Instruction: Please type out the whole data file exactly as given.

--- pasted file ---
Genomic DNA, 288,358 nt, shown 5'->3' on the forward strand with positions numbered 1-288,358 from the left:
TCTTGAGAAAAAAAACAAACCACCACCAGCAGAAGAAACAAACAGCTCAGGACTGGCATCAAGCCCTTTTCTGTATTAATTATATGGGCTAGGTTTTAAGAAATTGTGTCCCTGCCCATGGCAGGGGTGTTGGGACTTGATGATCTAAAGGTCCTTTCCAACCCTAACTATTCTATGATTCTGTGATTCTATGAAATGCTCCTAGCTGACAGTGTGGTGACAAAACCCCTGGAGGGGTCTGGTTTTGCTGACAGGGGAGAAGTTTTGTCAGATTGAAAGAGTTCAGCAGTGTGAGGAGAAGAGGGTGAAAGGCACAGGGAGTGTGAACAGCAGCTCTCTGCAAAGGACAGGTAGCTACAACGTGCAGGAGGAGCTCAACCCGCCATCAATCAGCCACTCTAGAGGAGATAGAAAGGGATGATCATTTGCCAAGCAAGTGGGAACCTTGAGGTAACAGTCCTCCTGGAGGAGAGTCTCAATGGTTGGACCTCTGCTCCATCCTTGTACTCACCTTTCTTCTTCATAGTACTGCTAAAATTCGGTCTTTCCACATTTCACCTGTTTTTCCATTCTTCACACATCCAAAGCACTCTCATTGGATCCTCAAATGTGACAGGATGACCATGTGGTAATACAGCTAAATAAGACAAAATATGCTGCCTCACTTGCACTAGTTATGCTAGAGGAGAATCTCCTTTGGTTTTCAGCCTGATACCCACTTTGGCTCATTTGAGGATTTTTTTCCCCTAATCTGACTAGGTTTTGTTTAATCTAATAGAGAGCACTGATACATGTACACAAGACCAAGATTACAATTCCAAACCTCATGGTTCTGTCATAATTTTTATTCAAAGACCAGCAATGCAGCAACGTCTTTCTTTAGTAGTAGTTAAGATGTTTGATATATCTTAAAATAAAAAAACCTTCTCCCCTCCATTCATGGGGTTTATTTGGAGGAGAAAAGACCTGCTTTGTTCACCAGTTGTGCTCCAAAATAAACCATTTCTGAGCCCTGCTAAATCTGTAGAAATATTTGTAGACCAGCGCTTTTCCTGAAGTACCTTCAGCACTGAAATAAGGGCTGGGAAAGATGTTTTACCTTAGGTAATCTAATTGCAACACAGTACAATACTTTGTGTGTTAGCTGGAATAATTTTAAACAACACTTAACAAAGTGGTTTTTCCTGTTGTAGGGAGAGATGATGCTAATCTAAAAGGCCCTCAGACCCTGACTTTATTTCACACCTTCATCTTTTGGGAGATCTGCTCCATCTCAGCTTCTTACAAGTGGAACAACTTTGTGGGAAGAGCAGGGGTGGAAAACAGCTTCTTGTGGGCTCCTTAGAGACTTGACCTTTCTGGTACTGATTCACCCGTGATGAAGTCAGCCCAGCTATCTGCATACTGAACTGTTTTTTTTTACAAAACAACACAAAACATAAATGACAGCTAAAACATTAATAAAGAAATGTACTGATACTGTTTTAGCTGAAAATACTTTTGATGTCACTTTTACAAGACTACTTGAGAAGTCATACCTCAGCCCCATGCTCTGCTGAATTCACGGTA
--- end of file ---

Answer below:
Genomic DNA, 288,358 nt, shown 5'->3' on the forward strand with positions numbered 1-288,358 from the left:
TCTTGAGAAAAAAAACAAACCACCACCAGCAGAAGAAACAAACAGCTCAGGACTGGCATCAAGCCCTTTTCTGTATTAATTATATGGGCTAGGTTTTAAGAAATTGTGTCCCTGCCCATGGCAGGGGTGTTGGGACTTGATGATCTAAAGGTCCTTTCCAACCCTAACTATTCTATGATTCTGTGATTCTATGAAATGCTCCTAGCTGACAGTGTGGTGACAAAACCCCTGGAGGGGTCTGGTTTTGCTGACAGGGGAGAAGTTTTGTCAGATTGAAAGAGTTCAGCAGTGTGAGGAGAAGAGGGTGAAAGGCACAGGGAGTGTGAACAGCAGCTCTCTGCAAAGGACAGGTAGCTACAACGTGCAGGAGGAGCTCAACCCGCCATCAATCAGCCACTCTAGAGGAGATAGAAAGGGATGATCATTTGCCAAGCAAGTGGGAACCTTGAGGTAACAGTCCTCCTGGAGGAGAGTCTCAATGGTTGGACCTCTGCTCCATCCTTGTACTCACCTTTCTTCTTCATAGTACTGCTAAAATTCGGTCTTTCCACATTTCACCTGTTTTTCCATTCTTCACACATCCAAAGCACTCTCATTGGATCCTCAAATGTGACAGGATGACCATGTGGTAATACAGCTAAATAAGACAAAATATGCTGCCTCACTTGCACTAGTTATGCTAGAGGAGAATCTCCTTTGGTTTTCAGCCTGATACCCACTTTGGCTCATTTGAGGATTTTTTTCCCCTAATCTGACTAGGTTTTGTTTAATCTAATAGAGAGCACTGATACATGTACACAAGACCAAGATTACAATTCCAAACCTCATGGTTCTGTCATAATTTTTATTCAAAGACCAGCAATGCAGCAACGTCTTTCTTTAGTAGTAGTTAAGATGTTTGATATATCTTAAAATAAAAAAACCTTCTCCCCTCCATTCATGGGGTTTATTTGGAGGAGAAAAGACCTGCTTTGTTCACCAGTTGTGCTCCAAAATAAACCATTTCTGAGCCCTGCTAAATCTGTAGAAATATTTGTAGACCAGCGCTTTTCCTGAAGTACCTTCAGCACTGAAATAAGGGCTGGGAAAGATGTTTTACCTTAGGTAATCTAATTGCAACACAGTACAATACTTTGTGTGTTAGCTGGAATAATTTTAAACAACACTTAACAAAGTGGTTTTTCCTGTTGTAGGGAGAGATGATGCTAATCTAAAAGGCCCTCAGACCCTGACTTTATTTCACACCTTCATCTTTTGGGAGATCTGCTCCATCTCAGCTTCTTACAAGTGGAACAACTTTGTGGGAAGAGCAGGGGTGGAAAACAGCTTCTTGTGGGCTCCTTAGAGACTTGACCTTTCTGGTACTGATTCACCCGTGATGAAGTCAGCCCAGCTATCTGCATACTGAACTGTTTTTTTTTACAAAACAACACAAAACATAAATGACAGCTAAAACATTAATAAAGAAATGTACTGATACTGTTTTAGCTGAAAATACTTTTGATGTCACTTTTACAAGACTACTTGAGAAGTCATACCTCAGCCCCATGCTCTGCTGAATTCACGGTA